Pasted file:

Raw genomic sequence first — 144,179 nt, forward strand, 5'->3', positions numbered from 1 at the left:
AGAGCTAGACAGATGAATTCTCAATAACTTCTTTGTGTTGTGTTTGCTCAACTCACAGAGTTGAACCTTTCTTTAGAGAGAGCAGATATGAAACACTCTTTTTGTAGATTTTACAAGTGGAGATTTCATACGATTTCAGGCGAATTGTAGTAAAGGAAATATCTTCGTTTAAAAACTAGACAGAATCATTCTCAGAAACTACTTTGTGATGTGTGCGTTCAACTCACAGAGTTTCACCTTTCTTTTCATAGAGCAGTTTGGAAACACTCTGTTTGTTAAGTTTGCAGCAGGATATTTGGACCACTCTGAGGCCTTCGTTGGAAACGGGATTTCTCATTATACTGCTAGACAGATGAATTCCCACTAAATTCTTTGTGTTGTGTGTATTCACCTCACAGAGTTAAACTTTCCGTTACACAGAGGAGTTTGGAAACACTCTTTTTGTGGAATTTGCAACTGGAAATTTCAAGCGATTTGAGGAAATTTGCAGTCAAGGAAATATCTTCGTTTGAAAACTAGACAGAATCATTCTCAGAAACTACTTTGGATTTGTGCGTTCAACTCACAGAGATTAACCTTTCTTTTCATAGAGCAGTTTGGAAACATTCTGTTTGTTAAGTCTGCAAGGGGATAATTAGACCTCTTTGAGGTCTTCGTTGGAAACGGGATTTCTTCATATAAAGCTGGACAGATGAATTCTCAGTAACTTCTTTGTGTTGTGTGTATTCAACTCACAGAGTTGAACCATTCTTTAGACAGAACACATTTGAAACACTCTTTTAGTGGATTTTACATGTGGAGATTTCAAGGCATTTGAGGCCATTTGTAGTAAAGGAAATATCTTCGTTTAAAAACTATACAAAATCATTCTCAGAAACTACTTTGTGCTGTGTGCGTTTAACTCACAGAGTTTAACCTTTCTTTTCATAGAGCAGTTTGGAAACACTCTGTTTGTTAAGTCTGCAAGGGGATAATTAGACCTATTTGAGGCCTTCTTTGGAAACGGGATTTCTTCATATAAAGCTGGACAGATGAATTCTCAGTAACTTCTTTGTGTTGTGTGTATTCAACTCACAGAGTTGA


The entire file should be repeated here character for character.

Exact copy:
Raw genomic sequence first — 144,179 nt, forward strand, 5'->3', positions numbered from 1 at the left:
AGAGCTAGACAGATGAATTCTCAATAACTTCTTTGTGTTGTGTTTGCTCAACTCACAGAGTTGAACCTTTCTTTAGAGAGAGCAGATATGAAACACTCTTTTTGTAGATTTTACAAGTGGAGATTTCATACGATTTCAGGCGAATTGTAGTAAAGGAAATATCTTCGTTTAAAAACTAGACAGAATCATTCTCAGAAACTACTTTGTGATGTGTGCGTTCAACTCACAGAGTTTCACCTTTCTTTTCATAGAGCAGTTTGGAAACACTCTGTTTGTTAAGTTTGCAGCAGGATATTTGGACCACTCTGAGGCCTTCGTTGGAAACGGGATTTCTCATTATACTGCTAGACAGATGAATTCCCACTAAATTCTTTGTGTTGTGTGTATTCACCTCACAGAGTTAAACTTTCCGTTACACAGAGGAGTTTGGAAACACTCTTTTTGTGGAATTTGCAACTGGAAATTTCAAGCGATTTGAGGAAATTTGCAGTCAAGGAAATATCTTCGTTTGAAAACTAGACAGAATCATTCTCAGAAACTACTTTGGATTTGTGCGTTCAACTCACAGAGATTAACCTTTCTTTTCATAGAGCAGTTTGGAAACATTCTGTTTGTTAAGTCTGCAAGGGGATAATTAGACCTCTTTGAGGTCTTCGTTGGAAACGGGATTTCTTCATATAAAGCTGGACAGATGAATTCTCAGTAACTTCTTTGTGTTGTGTGTATTCAACTCACAGAGTTGAACCATTCTTTAGACAGAACACATTTGAAACACTCTTTTAGTGGATTTTACATGTGGAGATTTCAAGGCATTTGAGGCCATTTGTAGTAAAGGAAATATCTTCGTTTAAAAACTATACAAAATCATTCTCAGAAACTACTTTGTGCTGTGTGCGTTTAACTCACAGAGTTTAACCTTTCTTTTCATAGAGCAGTTTGGAAACACTCTGTTTGTTAAGTCTGCAAGGGGATAATTAGACCTATTTGAGGCCTTCTTTGGAAACGGGATTTCTTCATATAAAGCTGGACAGATGAATTCTCAGTAACTTCTTTGTGTTGTGTGTATTCAACTCACAGAGTTGA